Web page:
I’ve had multiple discussions over the courseof the last few weeks that revolve around the market’s propensityto adopt one or another flavor of mobile payments, mobile wallets,and the various security attributes of each configuration. Ofcourse the dichotomy at the heart of the mobile payment controversyis that of cloud versus contactless, or a mobile wallet thatoperates via a retailer’s in-store wireless network interactingwith the point of sale versus a mobile wallet that can effectpayments via the tap of an NFC chip on a POS hardwareperipheral.
There are certain differences in functionality, cost, etc., thathave been discussed nearly to death (so I won’t bother to rehashthem here), but there also happens to be a big difference in therelative security of each kind of implementation and the degrees offraud risk associated with each. Additionally, there are pros andcons on both sides, making the balancing act in determining theoverall worth of each implementation more difficult. The essentialdifferences come down to hardware versus software and the relativevulnerabilities associated with each.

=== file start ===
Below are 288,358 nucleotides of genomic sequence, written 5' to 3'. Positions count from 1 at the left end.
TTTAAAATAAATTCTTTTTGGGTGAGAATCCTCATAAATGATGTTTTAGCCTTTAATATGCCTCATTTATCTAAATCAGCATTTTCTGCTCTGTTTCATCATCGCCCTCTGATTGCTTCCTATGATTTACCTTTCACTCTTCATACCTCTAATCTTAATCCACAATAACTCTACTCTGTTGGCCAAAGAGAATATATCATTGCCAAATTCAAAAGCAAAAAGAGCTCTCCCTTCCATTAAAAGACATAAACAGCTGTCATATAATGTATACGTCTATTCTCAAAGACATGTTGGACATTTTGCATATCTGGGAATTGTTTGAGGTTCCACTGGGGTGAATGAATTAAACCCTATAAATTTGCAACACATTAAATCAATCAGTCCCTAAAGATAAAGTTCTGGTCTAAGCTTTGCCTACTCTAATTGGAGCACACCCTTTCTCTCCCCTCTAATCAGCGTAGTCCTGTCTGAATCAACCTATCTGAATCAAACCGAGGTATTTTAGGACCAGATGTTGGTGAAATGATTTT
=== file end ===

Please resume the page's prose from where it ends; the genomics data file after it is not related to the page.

On one hand, with NFC, physical security is paramount. Certainly,there is a software component to the NFC implementation, but secureelements and over-the-air credential provisioning (OTAP) havepretty much narrowed the soft vulnerabilities on NFC paymentinstruments (i.e. phones) to the extent that can be narrowed. Butwhat happens in an instance where a user’s phone is lost, stolen,or otherwise misused for a face-to-face NFC transaction? Whatauthentication procedures exist to prevent fraudulent tap-to-paypurchases? As far as I know, authentication of NFC mobile paymentsin the U.S. will soon be governed by the EMV standard, the versionof which Visa is suggesting issuers implement doesn’t require a PINfactor to accompany the dynamic authentication of the chip.
In the cloud, on the other hand, the threat of mobile malware isstrong enough that wallet providers will need to make absolutecertain that they understand the nuts and bolts of each mobileplatform and operating system for the phones that will carry thewallet. Scary new mobile malware such as NotCompatible andAndroid.Bmaster have been able to access private networks and sendsensitive data from the phone to remote users. Combine this type ofthreat with keylogging and formgrabbing malware that might bedistributed through mobile websites, and the potential for datainsecurity is high, even when card credentials are not stored onthe phone.
As always, I’d like to hear from you! Please let me know yourthoughts on mobile security and mobile payment fraud risk by usingthe contact link below.